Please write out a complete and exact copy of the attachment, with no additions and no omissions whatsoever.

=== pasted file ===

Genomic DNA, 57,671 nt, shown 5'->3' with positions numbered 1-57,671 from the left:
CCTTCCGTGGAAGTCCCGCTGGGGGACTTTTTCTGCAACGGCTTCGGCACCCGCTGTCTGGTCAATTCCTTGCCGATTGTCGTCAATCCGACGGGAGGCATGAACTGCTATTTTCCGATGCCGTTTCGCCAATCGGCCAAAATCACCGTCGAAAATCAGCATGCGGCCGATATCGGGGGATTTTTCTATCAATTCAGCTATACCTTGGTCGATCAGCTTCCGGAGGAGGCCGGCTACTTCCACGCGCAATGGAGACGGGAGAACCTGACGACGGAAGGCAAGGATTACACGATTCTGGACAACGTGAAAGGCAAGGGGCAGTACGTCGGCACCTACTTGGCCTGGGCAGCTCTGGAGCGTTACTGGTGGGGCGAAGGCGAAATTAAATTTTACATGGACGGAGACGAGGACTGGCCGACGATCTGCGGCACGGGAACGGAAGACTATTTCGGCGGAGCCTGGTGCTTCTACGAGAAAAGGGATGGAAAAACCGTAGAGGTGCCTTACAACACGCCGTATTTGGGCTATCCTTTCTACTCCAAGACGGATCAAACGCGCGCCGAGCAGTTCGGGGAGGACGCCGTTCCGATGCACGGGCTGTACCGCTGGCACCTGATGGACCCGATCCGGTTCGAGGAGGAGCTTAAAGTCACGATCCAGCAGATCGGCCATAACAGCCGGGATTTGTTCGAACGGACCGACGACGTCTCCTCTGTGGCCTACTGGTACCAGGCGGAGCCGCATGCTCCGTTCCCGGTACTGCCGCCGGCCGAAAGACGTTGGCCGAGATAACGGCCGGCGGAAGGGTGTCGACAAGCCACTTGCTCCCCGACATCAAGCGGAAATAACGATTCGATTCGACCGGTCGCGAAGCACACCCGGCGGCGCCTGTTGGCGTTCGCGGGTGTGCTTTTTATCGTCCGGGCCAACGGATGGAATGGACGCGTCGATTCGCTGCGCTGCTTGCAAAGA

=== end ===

Genomic DNA, 57,671 nt, shown 5'->3' with positions numbered 1-57,671 from the left:
CCTTCCGTGGAAGTCCCGCTGGGGGACTTTTTCTGCAACGGCTTCGGCACCCGCTGTCTGGTCAATTCCTTGCCGATTGTCGTCAATCCGACGGGAGGCATGAACTGCTATTTTCCGATGCCGTTTCGCCAATCGGCCAAAATCACCGTCGAAAATCAGCATGCGGCCGATATCGGGGGATTTTTCTATCAATTCAGCTATACCTTGGTCGATCAGCTTCCGGAGGAGGCCGGCTACTTCCACGCGCAATGGAGACGGGAGAACCTGACGACGGAAGGCAAGGATTACACGATTCTGGACAACGTGAAAGGCAAGGGGCAGTACGTCGGCACCTACTTGGCCTGGGCAGCTCTGGAGCGTTACTGGTGGGGCGAAGGCGAAATTAAATTTTACATGGACGGAGACGAGGACTGGCCGACGATCTGCGGCACGGGAACGGAAGACTATTTCGGCGGAGCCTGGTGCTTCTACGAGAAAAGGGATGGAAAAACCGTAGAGGTGCCTTACAACACGCCGTATTTGGGCTATCCTTTCTACTCCAAGACGGATCAAACGCGCGCCGAGCAGTTCGGGGAGGACGCCGTTCCGATGCACGGGCTGTACCGCTGGCACCTGATGGACCCGATCCGGTTCGAGGAGGAGCTTAAAGTCACGATCCAGCAGATCGGCCATAACAGCCGGGATTTGTTCGAACGGACCGACGACGTCTCCTCTGTGGCCTACTGGTACCAGGCGGAGCCGCATGCTCCGTTCCCGGTACTGCCGCCGGCCGAAAGACGTTGGCCGAGATAACGGCCGGCGGAAGGGTGTCGACAAGCCACTTGCTCCCCGACATCAAGCGGAAATAACGATTCGATTCGACCGGTCGCGAAGCACACCCGGCGGCGCCTGTTGGCGTTCGCGGGTGTGCTTTTTATCGTCCGGGCCAACGGATGGAATGGACGCGTCGATTCGCTGCGCTGCTTGCAAAGA